Environmental monitoring, Remote sensing
There is new evidence that global earth resources satellite net will be practical. This paper weighs recent advances in remote sensing to pinpoint the dominant constraints. The data and sensor systems interfacing requirements are critically reviewed. It is shown that conventional optics constraints can be relaxed, with the newer systems, based on multi-spectral imagery and statistical processing methods. The most powerful computational methods use algorithms based on a Gaussian assumption for the species vector in feature space, but biases in the imagery limit their efficiency. A rationale is proposed: improving the observational network calibrating efficiency will also improve the photogrammetric removal of imagery biases, and thereby increase signature detection efficiency. The author discloses an unexpected finding: while conventional resolution degrades with satellite altitude, signature detectability should improve since calibration improves dramatically with altitude. A unique global network is then described than can exploit these new developments. The scope of this subject is so broad that despite the paper's length (sixty pages), a quantitative treatment is not practical; the author uses a combination of classical analysis, bibliographic research, and conservative technological assumptions based on the current state-of-the-art.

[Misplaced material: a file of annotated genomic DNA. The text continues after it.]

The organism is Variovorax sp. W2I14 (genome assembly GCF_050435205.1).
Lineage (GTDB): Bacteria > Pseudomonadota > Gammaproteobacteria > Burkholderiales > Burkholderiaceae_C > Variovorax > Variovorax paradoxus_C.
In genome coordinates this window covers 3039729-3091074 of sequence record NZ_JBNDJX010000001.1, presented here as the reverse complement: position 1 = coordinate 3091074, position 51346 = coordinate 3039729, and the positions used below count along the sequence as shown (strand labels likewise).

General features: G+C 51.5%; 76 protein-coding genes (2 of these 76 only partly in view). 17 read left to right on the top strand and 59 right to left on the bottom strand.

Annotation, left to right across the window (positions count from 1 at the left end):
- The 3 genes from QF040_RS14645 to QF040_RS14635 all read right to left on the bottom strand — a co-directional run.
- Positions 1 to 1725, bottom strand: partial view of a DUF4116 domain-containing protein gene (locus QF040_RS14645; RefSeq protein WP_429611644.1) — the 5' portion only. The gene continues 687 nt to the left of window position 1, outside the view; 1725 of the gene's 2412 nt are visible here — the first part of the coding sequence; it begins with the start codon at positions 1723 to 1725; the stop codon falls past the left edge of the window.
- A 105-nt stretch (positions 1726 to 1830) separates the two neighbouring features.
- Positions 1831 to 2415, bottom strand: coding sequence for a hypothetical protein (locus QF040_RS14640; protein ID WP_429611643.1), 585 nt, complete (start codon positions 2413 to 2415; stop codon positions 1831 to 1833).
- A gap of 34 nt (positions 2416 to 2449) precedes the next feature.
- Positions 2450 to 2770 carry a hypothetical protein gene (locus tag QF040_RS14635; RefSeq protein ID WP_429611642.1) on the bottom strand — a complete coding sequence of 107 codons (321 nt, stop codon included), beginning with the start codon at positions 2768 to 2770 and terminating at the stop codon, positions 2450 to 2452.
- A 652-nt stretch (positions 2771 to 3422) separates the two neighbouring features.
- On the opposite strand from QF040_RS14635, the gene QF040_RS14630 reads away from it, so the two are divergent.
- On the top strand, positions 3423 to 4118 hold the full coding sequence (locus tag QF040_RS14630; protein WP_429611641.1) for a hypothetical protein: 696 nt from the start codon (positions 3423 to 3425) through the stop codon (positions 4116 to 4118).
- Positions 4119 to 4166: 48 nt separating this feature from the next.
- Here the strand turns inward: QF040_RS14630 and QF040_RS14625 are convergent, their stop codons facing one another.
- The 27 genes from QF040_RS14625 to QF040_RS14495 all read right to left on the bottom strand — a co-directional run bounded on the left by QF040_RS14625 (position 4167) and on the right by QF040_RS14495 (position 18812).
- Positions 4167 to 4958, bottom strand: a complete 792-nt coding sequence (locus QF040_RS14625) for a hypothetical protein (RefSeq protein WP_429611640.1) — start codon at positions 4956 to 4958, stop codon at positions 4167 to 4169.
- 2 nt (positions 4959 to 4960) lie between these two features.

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Phillips, Ronald L.
Master of Science (M.S.)
College of Engineering
Environmental Systems Management
vi, 63 pages
Length of Campus-only Access
Masters Thesis (Open Access)
Environmental monitoring -- Remote sensing, Remote sensing
Grisham, William Howard, "Remote Sensing of Earth Resources System Capabilities V.S. Design Constraints" (1973). Retrospective Theses and Dissertations. 54.